Thanks Andrew. Swagger precedes a Fall? The Global Financial Crisis was brought to us by the "Big Swinging Dicks" of the finance sector. It's a little concerning that the Clean Energy Futures package is ultimately intended to become an Emission Trading Scheme, thereby leaving the environmental and economic future of all humanity to the tender mercies of these same swaggerers.

David Arthur | 12 April 2012  

Note that a swaggering captain abandoned ship today ensuring that he won't go down with it. Reckon he has probably organised a safe and stable lifeboat.

john frawley | 13 April 2012  

Better to ensuree that there are lifeboarts to seek out before one begins what could be a totally fruitless and fatal search. In our times....pollies and commentators need to legislate so that employees who are suddenly confronted with the news that they'll not get their entitlements will indeed get them...ahead of the Taxation Dept or anyone else. Now that's titanic task worth getting down the slipway!

Brian Haill - Melbourne | 13 April 2012  

Despite signs of present and future difficulties, the Captain of the good ship "Catholic Church", in his recent (2007)book "Jesus of Nazareth" seems to be proclaiming "Steady as she goes." He affirms the basis of the Church's preaching to be the Gospels, and says "I trust the Gospels" despite the emerging fact that the Gospels were written by Greek-speaking 'Gentiles', who adapted them to their own traditions, by including in them in the "infancy stories" and many of the "miracles" taken from stories of their traditional 'pagan' gods. Conclusion? All passengers should look to their own safety, and rely only on the True Fundasmental, the Two Great Commandments: "Love God above all, and everyone else as yourself. "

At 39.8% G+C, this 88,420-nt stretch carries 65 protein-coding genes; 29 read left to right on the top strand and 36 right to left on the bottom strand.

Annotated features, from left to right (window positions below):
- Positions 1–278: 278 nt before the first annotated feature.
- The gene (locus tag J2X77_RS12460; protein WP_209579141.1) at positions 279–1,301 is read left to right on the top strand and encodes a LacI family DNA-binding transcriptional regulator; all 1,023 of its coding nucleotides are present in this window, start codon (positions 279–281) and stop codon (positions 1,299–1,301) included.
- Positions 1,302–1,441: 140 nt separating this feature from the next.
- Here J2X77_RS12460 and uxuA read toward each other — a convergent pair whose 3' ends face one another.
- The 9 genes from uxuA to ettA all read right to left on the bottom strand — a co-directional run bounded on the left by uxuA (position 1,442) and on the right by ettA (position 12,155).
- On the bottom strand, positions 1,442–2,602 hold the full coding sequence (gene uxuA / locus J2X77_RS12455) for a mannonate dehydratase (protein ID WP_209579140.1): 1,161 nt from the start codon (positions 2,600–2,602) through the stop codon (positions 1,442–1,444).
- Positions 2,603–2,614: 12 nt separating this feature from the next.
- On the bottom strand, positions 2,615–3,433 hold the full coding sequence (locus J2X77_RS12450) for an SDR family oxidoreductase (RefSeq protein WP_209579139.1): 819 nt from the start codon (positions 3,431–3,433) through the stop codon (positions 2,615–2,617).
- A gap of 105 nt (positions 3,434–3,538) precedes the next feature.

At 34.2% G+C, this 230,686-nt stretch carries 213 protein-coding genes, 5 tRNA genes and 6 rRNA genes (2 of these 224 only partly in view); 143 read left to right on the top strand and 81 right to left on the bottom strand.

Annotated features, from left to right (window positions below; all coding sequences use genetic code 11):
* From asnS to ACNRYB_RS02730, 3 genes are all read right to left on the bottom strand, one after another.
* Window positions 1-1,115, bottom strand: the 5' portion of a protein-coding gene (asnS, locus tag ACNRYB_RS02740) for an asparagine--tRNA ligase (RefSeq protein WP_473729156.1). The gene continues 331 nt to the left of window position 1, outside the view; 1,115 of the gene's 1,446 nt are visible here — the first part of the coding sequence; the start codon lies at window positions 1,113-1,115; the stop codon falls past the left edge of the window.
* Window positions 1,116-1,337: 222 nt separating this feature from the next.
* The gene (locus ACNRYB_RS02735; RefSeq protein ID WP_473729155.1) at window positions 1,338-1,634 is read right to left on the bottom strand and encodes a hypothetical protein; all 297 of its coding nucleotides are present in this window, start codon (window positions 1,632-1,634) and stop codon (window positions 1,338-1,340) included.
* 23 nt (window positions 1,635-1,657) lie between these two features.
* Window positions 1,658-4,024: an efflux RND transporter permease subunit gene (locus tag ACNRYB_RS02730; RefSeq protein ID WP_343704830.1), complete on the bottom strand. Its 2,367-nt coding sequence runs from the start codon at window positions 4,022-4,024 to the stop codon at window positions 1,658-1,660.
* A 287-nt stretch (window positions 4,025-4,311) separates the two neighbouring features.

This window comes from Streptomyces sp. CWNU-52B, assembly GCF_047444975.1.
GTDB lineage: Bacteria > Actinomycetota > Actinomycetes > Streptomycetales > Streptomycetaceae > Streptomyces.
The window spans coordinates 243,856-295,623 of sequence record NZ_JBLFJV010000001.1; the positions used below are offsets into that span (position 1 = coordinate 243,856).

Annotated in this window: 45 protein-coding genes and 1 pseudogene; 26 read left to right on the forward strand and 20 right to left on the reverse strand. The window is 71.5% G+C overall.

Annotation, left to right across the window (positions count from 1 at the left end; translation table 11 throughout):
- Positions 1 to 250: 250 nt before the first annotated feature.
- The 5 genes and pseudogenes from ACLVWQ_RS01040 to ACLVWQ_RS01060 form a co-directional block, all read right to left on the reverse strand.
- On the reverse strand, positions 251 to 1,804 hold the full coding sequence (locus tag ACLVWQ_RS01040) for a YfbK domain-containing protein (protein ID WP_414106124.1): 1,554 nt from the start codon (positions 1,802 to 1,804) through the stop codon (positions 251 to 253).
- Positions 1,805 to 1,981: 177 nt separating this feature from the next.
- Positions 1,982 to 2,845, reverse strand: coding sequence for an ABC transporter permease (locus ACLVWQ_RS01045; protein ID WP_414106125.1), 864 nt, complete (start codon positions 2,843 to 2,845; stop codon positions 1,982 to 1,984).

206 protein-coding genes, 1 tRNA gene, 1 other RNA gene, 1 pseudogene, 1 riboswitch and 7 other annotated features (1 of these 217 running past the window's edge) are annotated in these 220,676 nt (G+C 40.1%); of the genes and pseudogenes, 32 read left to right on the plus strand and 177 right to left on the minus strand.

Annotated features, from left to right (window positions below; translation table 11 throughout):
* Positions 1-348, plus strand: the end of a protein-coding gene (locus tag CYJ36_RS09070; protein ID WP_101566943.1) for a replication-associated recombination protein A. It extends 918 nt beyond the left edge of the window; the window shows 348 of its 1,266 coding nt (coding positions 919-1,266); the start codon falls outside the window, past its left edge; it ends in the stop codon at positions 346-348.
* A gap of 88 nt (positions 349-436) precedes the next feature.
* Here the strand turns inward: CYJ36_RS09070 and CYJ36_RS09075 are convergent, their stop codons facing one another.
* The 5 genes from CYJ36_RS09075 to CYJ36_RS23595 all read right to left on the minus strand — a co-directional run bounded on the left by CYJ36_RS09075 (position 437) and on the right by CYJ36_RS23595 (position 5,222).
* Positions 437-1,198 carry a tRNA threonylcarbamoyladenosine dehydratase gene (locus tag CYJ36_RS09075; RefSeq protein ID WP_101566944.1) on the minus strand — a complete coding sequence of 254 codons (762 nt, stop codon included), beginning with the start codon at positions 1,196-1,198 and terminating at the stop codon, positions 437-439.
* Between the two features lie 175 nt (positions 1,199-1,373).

Robert Liddy | 13 April 2012  

Once again a great thought here Andrew.Sadly as others have commented , we never seem to learn.In the Titanic disaster the steerage passengers suffered the biggest loss of life, in the various financial disasters it is the ordinary people who suffer, in the hubris of the hierarchy of the Catholic Church so evident at present, it is the ordinary parishioner who suffers. I wonder if we will ever learn?

Gavin | 14 April 2012  

Thank God for the life insurance industry and the proliferation of funeral insurance ads on the telly these days - making sure that while we are all sinking (some faster than others) at least those left behind will be left with a smile.

AURELIUS | 15 April 2012